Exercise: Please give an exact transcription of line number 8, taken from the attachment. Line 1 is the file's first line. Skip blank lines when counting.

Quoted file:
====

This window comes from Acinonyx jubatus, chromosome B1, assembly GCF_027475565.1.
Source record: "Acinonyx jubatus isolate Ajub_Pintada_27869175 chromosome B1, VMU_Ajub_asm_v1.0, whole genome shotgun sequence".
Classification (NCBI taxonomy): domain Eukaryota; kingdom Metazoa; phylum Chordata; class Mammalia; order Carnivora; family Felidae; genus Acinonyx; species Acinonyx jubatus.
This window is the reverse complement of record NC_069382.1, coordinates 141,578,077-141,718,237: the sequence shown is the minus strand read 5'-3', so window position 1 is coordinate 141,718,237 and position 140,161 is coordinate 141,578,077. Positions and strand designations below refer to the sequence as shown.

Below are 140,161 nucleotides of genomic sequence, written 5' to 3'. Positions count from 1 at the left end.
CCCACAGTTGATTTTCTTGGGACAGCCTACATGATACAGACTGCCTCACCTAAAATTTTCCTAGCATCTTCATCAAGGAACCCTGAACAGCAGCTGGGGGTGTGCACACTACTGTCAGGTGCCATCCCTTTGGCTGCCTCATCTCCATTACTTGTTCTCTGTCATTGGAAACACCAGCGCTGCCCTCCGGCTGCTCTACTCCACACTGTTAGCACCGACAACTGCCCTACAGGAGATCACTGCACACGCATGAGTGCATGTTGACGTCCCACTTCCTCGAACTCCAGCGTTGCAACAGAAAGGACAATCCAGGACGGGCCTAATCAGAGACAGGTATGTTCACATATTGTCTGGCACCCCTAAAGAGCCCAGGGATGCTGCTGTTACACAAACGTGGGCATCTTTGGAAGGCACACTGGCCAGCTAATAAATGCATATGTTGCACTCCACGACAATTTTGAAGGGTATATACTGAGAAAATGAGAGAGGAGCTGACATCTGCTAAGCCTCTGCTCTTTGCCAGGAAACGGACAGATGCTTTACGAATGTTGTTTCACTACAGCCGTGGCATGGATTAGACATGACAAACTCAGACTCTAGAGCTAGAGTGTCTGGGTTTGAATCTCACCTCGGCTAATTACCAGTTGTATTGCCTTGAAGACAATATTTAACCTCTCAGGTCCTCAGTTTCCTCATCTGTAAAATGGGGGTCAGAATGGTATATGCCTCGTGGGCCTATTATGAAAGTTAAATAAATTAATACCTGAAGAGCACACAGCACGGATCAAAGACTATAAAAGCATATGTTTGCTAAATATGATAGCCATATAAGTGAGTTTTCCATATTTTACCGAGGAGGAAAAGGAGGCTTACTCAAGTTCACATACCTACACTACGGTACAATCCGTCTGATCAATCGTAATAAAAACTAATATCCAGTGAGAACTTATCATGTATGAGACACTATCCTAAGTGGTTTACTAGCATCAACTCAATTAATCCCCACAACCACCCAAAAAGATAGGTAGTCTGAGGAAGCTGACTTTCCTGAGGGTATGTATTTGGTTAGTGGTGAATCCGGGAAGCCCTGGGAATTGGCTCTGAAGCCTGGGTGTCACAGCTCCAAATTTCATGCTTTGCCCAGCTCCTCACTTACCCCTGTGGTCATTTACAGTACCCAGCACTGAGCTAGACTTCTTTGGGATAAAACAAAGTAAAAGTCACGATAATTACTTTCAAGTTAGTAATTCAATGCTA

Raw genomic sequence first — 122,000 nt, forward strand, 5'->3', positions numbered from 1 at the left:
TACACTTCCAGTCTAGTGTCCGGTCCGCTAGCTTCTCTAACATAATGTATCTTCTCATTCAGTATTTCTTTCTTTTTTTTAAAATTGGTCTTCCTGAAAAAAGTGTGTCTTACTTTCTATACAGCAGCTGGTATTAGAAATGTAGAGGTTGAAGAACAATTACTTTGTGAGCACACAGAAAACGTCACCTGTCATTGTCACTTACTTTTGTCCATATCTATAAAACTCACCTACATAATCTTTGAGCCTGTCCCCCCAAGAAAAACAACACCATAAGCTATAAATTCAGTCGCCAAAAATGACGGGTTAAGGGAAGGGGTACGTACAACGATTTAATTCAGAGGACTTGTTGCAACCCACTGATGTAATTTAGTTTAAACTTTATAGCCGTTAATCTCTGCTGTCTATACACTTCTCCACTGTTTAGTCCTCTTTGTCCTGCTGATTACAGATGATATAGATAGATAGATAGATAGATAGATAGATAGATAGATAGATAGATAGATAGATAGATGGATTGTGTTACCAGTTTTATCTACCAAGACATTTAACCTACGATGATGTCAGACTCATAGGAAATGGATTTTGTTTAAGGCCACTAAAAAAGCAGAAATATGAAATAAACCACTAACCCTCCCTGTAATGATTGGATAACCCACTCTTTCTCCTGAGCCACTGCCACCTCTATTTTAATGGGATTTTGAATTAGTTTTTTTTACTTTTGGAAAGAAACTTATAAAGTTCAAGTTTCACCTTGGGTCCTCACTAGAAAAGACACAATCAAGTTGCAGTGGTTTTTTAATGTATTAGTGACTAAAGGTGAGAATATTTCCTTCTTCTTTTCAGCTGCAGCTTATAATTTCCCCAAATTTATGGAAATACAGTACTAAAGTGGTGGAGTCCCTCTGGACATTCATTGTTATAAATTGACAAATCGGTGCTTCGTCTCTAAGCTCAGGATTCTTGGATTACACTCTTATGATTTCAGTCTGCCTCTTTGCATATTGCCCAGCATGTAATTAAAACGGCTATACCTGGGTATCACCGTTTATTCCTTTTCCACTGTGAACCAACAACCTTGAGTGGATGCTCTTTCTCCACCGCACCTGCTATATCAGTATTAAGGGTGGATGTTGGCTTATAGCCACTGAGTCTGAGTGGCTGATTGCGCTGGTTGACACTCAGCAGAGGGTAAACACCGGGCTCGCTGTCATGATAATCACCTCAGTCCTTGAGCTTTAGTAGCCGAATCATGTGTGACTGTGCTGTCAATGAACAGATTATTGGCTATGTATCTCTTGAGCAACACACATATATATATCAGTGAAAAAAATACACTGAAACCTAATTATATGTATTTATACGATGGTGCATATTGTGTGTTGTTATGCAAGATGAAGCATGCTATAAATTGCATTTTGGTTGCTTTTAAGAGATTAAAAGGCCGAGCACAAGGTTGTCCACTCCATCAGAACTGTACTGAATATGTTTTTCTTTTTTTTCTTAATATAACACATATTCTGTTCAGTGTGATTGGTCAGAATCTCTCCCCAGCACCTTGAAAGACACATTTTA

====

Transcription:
TACACTTCCAGTCTAGTGTCCGGTCCGCTAGCTTCTCTAACATAATGTATCTTCTCATTCAGTATTTCTTTCTTTTTTTTAAAATTGGTCTTCCTGAAAAAAGTGTGTCTTACTTTCTATACAGCAGCTGGTATTAGAAATGTAGAGGTTGAAGAACAATTACTTTGTGAGCACACAGAAAACGTCACCTGTCATTGTCACTTACTTTTGTCCATATCTATAAAACTCACCTACATAATCTTTGAGCCTGTCCCCCCAAGAAAAACAACACCATAAGCTATAAATTCAGTCGCCAAAAATGACGGGTTAAGGGAAGGGGTACGTACAACGATTTAATTCAGAGGACTTGTTGCAACCCACTGATGTAATTTAGTTTAAACTTTATAGCCGTTAATCTCTGCTGTCTATACACTTCTCCACTGTTTAGTCCTCTTTGTCCTGCTGATTACAGATGATATAGATAGATAGATAGATAGATAGATAGATAGATAGATAGATAGATAGATAGATAGATGGATTGTGTTACCAGTTTTATCTACCAAGACATTTAACCTACGATGATGTCAGACTCATAGGAAATGGATTTTGTTTAAGGCCACTAAAAAAGCAGAAATATGAAATAAACCACTAACCCTCCCTGTAATGATTGGATAACCCACTCTTTCTCCTGAGCCACTGCCACCTCTATTTTAATGGGATTTTGAATTAGTTTTTTTTACTTTTGGAAAGAAACTTATAAAGTTCAAGTTTCACCTTGGGTCCTCACTAGAAAAGACACAATCAAGTTGCAGTGGTTTTTTAATGTATTAGTGACTAAAGGTGAGAATATTTCCTTCTTCTTTTCAGCTGCAGCTTATAATTTCCCCAAATTTATGGAAATACAGTACTAAAGTGGTGGAGTCCCTCTGGACATTCATTGTTATAAATTGACAAATCGGTGCTTCGTCTCTAAGCTCAGGATTCTTGGATTACACTCTTATGATTTCAGTCTGCCTCTTTGCATATTGCCCAGCATGTAATTAAAACGGCTATACCTGGGTATCACCGTTTATTCCTTTTCCACTGTGAACCAACAACCTTGAGTGGATGCTCTTTCTCCACCGCACCTGCTATATCAGTATTAAGGGTGGATGTTGGCTTATAGCCACTGAGTCTGAGTGGCTGATTGCGCTGGTTGACACTCAGCAGAGGGTAAACACCGGGCTCGCTGTCATGATAATCACCTCAGTCCTTGAGCTTTAGTAGCCGAATCATGTGTGACTGTGCTGTCAATGAACAGATTATTGGCTATGTATCTCTTGAGCAACACACATATATATATCAGTGAAAAAAATACACTGAAACCTAATTATATGTATTTATACGATGGTGCATATTGTGTGTTGTTATGCAAGATGAAGCATGCTATAAATTGCATTTTGGTTGCTTTTAAGAGATTAAAAGGCCGAGCACAAGGTTGTCCACTCCATCAGAACTGTACTGAATATGTTTTTCTTTTTTTTCTTAATATAACACATATTCTGTTCAGTGTGATTGGTCAGAATCTCTCCCCAGCACCTTGAAAGACACATTTTA